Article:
sage: w.first_descent()
0
sage: w = s[0]*s[2]
sage: w.first_descent()
0
sage: w = s[0]*s[1]
sage: w.first_descent()
1
has_descent(i, side='right', positive=False)

Returns whether i is a (left/right) descent of self.

See descents() for a description of the options.

EXAMPLES:

sage: W = CoxeterGroups().example()
sage: s = W.simple_reflections()
sage: w = s[0] * s[1] * s[2]
sage: w.has_descent(2)
True
sage: [ w.has_descent(i)                  for i in [0,1,2] ]
[False, False, True]
sage: [ w.has_descent(i, side='left')   for i in [0,1,2] ]
[True, False, False]
sage: [ w.has_descent(i, positive=True) for i in [0,1,2] ]
[True, True, False]

This default implementation delegates the work to has_left_descent() and has_right_descent().

has_full_support()

Return whether self has full support.

An element is said to have full support if its support contains all simple reflections.

EXAMPLES:

sage: W = CoxeterGroups().example()
sage: w = W.from_reduced_word([1,2,1])
sage: w.has_full_support()
False
sage: w = W.from_reduced_word([1,2,1,0,1])
sage: w.has_full_support()
True
has_left_descent(i)

Returns whether \(i\) is a left descent of self.

This default implementation uses that a left descent of \(w\) is a right descent of \(w^{-1}\).

EXAMPLES:

sage: W = CoxeterGroups().example(); W
The symmetric group on {0, ..., 3}
sage: w = W.an_element(); w
(1, 2, 3, 0)
sage: w.has_left_descent(0)
True
sage: w.has_left_descent(1)
False
sage: w.has_left_descent(2)
False
has_right_descent(i)

Returns whether i is a right descent of self.

EXAMPLES:

sage: W = CoxeterGroups().example(); W
The symmetric group on {0, ..., 3}
sage: w = W.an_element(); w
(1, 2, 3, 0)
sage: w.has_right_descent(0)
False
sage: w.has_right_descent(1)
False
sage: w.has_right_descent(2)
True
inversions_as_reflections()

Returns the set of reflections r such that self r < self.

EXAMPLES:

sage: W = WeylGroup(['A',3], prefix="s")
sage: w = W.from_reduced_word([3,1,2,1])
sage: w.inversions_as_reflections()
[s1, s1*s2*s1, s2, s1*s2*s3*s2*s1]
is_coxeter_sortable(c, sorting_word=None)

Return whether self is c-sortable.

Given a Coxeter element \(c\), an element \(w\) is \(c\)-sortable if its \(c\)-sorting word decomposes into a sequence of weakly decreasing subwords of \(c\).

INPUT:

  • c – a Coxeter element.
  • sorting_word – sorting word (default: None) used to not recompute the c-sorting word if already computed.

OUTPUT:

is self c-sortable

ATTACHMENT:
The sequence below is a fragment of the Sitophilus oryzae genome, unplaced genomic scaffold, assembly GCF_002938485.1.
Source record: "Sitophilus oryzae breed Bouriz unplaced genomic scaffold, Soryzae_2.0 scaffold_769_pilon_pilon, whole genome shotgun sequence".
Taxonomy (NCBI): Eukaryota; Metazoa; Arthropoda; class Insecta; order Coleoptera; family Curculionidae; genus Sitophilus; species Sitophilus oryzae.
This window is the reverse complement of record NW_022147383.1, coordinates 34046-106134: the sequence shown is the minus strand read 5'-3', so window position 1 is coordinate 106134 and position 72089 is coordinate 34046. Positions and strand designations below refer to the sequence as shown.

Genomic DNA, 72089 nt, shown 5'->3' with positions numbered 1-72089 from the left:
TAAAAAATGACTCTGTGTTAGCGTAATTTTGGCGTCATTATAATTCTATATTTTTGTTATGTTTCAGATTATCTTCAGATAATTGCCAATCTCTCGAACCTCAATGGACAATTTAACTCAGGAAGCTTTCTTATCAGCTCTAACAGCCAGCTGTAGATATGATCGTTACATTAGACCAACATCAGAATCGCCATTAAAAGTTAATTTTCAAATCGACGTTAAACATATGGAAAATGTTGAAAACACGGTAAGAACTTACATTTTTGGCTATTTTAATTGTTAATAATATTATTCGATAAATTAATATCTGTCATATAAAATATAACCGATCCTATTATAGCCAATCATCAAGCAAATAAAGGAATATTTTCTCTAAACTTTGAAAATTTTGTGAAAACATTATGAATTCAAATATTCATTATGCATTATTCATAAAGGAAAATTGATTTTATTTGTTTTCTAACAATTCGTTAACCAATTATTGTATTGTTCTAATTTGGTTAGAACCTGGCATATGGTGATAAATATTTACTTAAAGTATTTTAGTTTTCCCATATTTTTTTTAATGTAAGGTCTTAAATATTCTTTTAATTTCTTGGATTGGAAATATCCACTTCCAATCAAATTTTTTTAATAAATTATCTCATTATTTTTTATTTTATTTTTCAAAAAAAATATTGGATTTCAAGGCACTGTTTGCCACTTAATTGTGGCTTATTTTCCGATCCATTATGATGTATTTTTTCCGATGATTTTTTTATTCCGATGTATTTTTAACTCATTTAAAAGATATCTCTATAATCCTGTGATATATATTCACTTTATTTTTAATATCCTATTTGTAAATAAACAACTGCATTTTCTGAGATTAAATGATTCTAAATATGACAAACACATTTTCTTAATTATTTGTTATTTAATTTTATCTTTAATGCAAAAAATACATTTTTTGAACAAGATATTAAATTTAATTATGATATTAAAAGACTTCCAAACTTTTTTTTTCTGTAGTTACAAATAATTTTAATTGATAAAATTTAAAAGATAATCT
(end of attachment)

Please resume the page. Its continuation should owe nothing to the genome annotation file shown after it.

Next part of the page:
EXAMPLES:

sage: W = CoxeterGroups().example()
sage: c = W.from_reduced_word([0,2,1])
sage: w = W.from_reduced_word([1,2,1,0,1])
sage: w.coxeter_sorting_word(c)
[2, 1, 2, 0, 1]
sage: w.is_coxeter_sortable(c)
False
sage: w = W.from_reduced_word([0,2,1,0,2])
sage: w.coxeter_sorting_word(c)
[2, 0, 1, 2, 0]
sage: w.is_coxeter_sortable(c)
True
sage: W = CoxeterGroup(['A',3])
sage: c = W.from_reduced_word([1,2,3])
sage: len([w for w in W if w.is_coxeter_sortable(c)]) # number of c-sortable elements in A_3 (Catalan number)
14
is_grassmannian(side='right')

Return whether self is Grassmannian.

INPUT:

  • side – “left” or “right” (default: “right”)

An element is Grassmannian if it has at most one descent on the right (resp. on the left).

EXAMPLES:

sage: W = CoxeterGroups().example(); W
The symmetric group on {0, ..., 3}
sage: s = W.simple_reflections()
sage: W.one().is_grassmannian()
True
sage: s[1].is_grassmannian()
True
sage: (s[1]*s[2]).is_grassmannian()
True
sage: (s[0]*s[1]).is_grassmannian()
True
sage: (s[1]*s[2]*s[1]).is_grassmannian()
False

sage: (s[0]*s[2]*s[1]).is_grassmannian(side="left")
False
sage: (s[0]*s[2]*s[1]).is_grassmannian(side="right")
True
sage: (s[0]*s[2]*s[1]).is_grassmannian()
True
left_inversions_as_reflections()

Returns the set of reflections r such that r self < self.

EXAMPLES:

sage: W = WeylGroup(['A',3], prefix="s")
sage: w = W.from_reduced_word([3,1,2,1])
sage: w.left_inversions_as_reflections()
[s1, s3, s1*s2*s3*s2*s1, s2*s3*s2]
length()

Return the length of self.

This is the minimal length of a product of simple reflections giving self.

EXAMPLES:

sage: W = CoxeterGroups().example()
sage: s1 = W.simple_reflection(1)
sage: s2 = W.simple_reflection(2)
sage: s1.length()
1
sage: (s1*s2).length()
2
sage: W = CoxeterGroups().example()
sage: s = W.simple_reflections()
sage: w = s[0]*s[1]*s[0]
sage: w.length()
3
sage: W = CoxeterGroups().example()
sage: sum((x^w.length()) for w in W) - expand(prod(sum(x^i for i in range(j+1)) for j in range(4))) # This is scandalously slow!!!
0

See also

reduced_word()

Todo

Should use reduced_word_iterator (or reverse_iterator)

lower_cover_reflections(side='right')

Returns the reflections t such that self covers self t.

If side is ‘left’, self covers t self.

EXAMPLES:

sage: W = WeylGroup(['A',3],prefix="s")
sage: w = W.from_reduced_word([3,1,2,1])
sage: w.lower_cover_reflections()
[s1*s2*s3*s2*s1, s2, s1]
sage: w.lower_cover_reflections(side='left')
[s2*s3*s2, s3, s1]
lower_covers(side='right', index_set=None)

Return all elements that self covers in weak order.

INPUT:

  • side – ‘left’ or ‘right’ (default: ‘right’)
  • index_set – a list of indices or None

OUTPUT: a list

EXAMPLES:

sage: W = WeylGroup(['A',3])
sage: w = W.from_reduced_word([3,2,1])
sage: [x.reduced_word() for x in w.lower_covers()]
[[3, 2]]

To obtain covers for left weak order, set the option side to ‘left’:

sage: [x.reduced_word() for x in w.lower_covers(side='left')]
[[2, 1]]
sage: w = W.from_reduced_word([3,2,3,1])
sage: [x.reduced_word() for x in w.lower_covers()]
[[2, 3, 2], [3, 2, 1]]

Covers w.r.t. a parabolic subgroup are obtained with the option index_set:

sage: [x.reduced_word() for x in w.lower_covers(index_set = [1,2])]
[[2, 3, 2]]
sage: [x.reduced_word() for x in w.lower_covers(side='left')]
[[3, 2, 1], [2, 3, 1]]